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A dozen or so things you never knew about historic Monmouthshire

The fourteenth in our series of ‘I never knew that about the beauty spots of Britain’

Britain is the most beautiful country in the world when the sun shines. And even when it doesn’t there are myriad tales and facts galore to enhance the beauty, whatever the weather. Here are some of them – they may make you want to go there….

A dozen or so things you never knew about Historic Monmouthshire (maybe)

England or Wales? Part of the Welsh kingdom of Gwent under the Saxons, then purloined for England by the Normans, the beautiful shire of Monmouth, stretching from the River Wye to the River Usk, was created by Henry VIII and over the next few hundred years was administered sometimes from England and sometimes from Wales. Today it is firmly in Wales. 

Usk Bridge in Usk Monmouthshire

  • The 13th-century Monnow Bridge in Monmouth is the last surviving fortified bridge in Britain. 
  • King Arthur was born in Monmouth, introduced to the world by the pen of Prior Geoffrey of Monmouth in his History of the Kings of Britain, written in the early 12th-century. Henry V was also born in Monmouth, in 1387, as was flying pioneer Charles Stewart Rolls, co-founder of Rolls-Royce, in 1877. He went on to become the first Briton to die in an air accident, in 1910.
  • The virtually intact Blaenavon Ironworks, once the largest ironworks in the world and now a World Heritage Site, is the best preserved 18th century ironworks in the world, as well as the world’s most complete and significant industrial heritage site. 
  • In the 18th century Pontypool was the leading producer of Japanware in the world.
  • The Chartist Uprising of 1839, the last large scale armed insurrection in British history, took place in Newport, home of the original ‘Supertramp’, poet W.H. Davies, who penned the words,
  • ‘What is this life if full of care, We have no time to stand and stare?’
  • Newport is home to the longest of the world’s four surviving transporter bridges. It spans the River Usk, which has the greatest tidal range of any river in Britain, and looks down upon the largest area of water controlled by locks in Britain, itself served by the steepest lock system in Britain, Fourteen Locks.
  • Tredegar House, outside Newport, was the family home for over 500 years of the Morgan family, whose seafaring ancestor Sir Henry Morgan was the model for Blackbeard the Pirate, Captain Blood, the Black Corsair and more. He also gave his name to Captain Morgan rum.

    Ruins of Chepstow Castle (Castell Cas-gwent in Welsh) in Chepstow, UK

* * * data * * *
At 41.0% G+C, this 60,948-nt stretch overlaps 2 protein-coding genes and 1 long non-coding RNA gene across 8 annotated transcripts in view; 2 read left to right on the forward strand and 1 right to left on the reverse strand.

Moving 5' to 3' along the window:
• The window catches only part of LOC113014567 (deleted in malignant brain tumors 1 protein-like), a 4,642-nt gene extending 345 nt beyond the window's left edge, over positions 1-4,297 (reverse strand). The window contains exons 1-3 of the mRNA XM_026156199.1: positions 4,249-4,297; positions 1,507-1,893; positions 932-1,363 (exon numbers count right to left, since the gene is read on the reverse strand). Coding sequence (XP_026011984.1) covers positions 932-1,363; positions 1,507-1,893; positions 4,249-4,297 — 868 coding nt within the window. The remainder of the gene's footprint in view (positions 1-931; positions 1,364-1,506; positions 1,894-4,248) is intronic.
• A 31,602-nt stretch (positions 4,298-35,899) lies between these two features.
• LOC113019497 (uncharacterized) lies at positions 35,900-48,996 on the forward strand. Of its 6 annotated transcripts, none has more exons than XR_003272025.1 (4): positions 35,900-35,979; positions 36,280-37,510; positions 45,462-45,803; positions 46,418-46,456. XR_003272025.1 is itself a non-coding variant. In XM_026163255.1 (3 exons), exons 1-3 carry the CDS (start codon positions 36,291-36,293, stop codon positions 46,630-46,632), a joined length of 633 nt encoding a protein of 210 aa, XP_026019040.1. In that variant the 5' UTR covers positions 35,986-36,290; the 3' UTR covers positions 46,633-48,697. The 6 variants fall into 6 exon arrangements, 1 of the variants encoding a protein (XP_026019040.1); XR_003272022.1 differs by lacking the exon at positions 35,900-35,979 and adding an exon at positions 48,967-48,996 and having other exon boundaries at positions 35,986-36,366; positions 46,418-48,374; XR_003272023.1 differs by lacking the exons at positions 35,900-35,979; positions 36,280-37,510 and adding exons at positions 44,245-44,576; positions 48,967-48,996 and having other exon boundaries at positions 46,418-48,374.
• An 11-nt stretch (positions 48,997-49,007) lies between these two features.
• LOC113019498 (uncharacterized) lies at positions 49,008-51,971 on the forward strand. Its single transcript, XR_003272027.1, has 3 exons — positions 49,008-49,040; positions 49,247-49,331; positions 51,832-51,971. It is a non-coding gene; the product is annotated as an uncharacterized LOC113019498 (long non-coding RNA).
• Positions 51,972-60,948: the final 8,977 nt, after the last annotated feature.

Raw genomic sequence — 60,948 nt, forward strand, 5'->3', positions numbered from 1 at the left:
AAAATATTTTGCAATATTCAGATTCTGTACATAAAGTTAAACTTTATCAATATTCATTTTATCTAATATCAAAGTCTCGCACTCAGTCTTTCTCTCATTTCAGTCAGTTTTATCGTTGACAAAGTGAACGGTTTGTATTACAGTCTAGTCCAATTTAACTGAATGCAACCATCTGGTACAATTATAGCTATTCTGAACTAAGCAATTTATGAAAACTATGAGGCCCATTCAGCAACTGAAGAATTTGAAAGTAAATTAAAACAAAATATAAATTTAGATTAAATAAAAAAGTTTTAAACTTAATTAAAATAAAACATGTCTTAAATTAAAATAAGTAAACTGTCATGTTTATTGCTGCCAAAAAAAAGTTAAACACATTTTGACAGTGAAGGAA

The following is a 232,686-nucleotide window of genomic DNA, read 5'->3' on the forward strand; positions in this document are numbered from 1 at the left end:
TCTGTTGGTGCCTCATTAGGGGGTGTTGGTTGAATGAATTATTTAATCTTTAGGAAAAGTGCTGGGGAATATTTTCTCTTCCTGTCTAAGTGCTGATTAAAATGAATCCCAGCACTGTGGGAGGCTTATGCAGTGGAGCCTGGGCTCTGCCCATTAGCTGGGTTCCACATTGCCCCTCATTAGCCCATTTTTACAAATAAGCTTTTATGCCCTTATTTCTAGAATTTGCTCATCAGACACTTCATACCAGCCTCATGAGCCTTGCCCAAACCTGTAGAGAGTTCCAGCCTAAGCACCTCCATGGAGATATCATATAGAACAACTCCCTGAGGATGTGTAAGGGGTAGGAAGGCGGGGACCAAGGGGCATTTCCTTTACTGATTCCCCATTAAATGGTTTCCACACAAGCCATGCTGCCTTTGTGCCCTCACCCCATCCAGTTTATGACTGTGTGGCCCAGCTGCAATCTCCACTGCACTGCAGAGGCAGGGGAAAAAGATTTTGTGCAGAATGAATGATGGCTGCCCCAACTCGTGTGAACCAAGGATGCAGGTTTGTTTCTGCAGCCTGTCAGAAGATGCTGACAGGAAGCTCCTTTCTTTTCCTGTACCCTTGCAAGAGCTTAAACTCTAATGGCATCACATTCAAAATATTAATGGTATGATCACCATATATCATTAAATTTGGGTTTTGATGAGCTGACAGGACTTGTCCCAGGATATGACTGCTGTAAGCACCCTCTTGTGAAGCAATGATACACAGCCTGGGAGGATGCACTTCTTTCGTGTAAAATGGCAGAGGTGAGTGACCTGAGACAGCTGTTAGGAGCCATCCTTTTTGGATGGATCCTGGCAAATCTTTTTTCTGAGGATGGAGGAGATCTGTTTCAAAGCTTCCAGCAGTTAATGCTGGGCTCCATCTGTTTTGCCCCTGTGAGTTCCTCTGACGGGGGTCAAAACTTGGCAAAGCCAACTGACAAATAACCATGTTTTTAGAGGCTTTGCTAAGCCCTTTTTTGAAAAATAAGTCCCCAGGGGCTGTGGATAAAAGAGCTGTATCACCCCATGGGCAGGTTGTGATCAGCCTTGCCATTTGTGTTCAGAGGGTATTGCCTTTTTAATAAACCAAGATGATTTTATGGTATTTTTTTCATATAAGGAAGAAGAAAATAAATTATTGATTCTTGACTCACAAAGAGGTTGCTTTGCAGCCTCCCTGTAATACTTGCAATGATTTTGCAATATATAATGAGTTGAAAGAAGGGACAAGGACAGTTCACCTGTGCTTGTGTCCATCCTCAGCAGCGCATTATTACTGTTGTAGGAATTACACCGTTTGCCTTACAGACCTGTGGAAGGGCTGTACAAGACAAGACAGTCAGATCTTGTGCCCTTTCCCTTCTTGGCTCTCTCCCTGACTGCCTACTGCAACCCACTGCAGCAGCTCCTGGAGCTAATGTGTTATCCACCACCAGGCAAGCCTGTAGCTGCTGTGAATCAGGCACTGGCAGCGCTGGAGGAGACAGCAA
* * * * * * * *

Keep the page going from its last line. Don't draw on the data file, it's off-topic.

• Chepstow Castle is the oldest stone castle in Britain and was the first stone fortification to be built in Britain after the Romans left. Chepstow is also believed to be the the birthplace of Richard Ap Meryk, or Amerike, who became Sheriff of Bristol and sponsored John Cabot’s voyage to the New World in the Matthew in 1497. It seems reasonable to suppose that Cabot might have named his new found land America in honour of his sponsor.
  • Monmouthshire is the burial place of the man who gave his name to the most famous clock in the world. Sir Benjamin Hall, who is buried in Llanover near Abergavenny, was the Commissioner of Works who oversaw the installation of the Great Clock at the Palace of Westminster and it is believed that the Great Bell was named after him. Today the whole clock is known as Big Ben but originally the name referred only to the Great Bell upon which the hours are struck.

    Tintern Abbey (Abaty Tyndyrn in Welsh) ruins in Tintern, UK

  • Tintern Abbey in the Wye valley, considered one of the most romantic ruins in Britain, has inspired many artists, including Gainsborough, Turner and the poet Wordsworth. The monks from the abbey were amongst the first to make iron and their efforts laid the foundation for one of Britain’s earliest brass works, set up at Tintern in 1568.


See part one – Outer Hebrides 

See part two – Inner Hebrides 

See part three – The Peak District

See part four – The Cotswolds

See part five  – Pembrokeshire

See part six  – the Cumbrian Coast

See part seven – Aberdeenshire

See part eight – Scilly Isles

See part nine – Kent

See part ten – The Yorkshire Dales

See part eleven – Shropshire 

See part twelve – Snowdonia

See part thirteen- Edinburgh

Find out more about Christopher Winn’s ‘I Never Knew That’ here

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Christopher Winn has been a freelance writer and collector of trivia for over 20 years and is the author of the million-selling I Never Knew That books which cover Great Britain and Ireland and New York. He has written for the Daily Telegraph, the Daily Express, the Guardian and the Spectator and has also worked for television with, amongst others, Terry Wogan and Joanna Lumley. He is married to artist Mai Osawa, who illustrates all his books.

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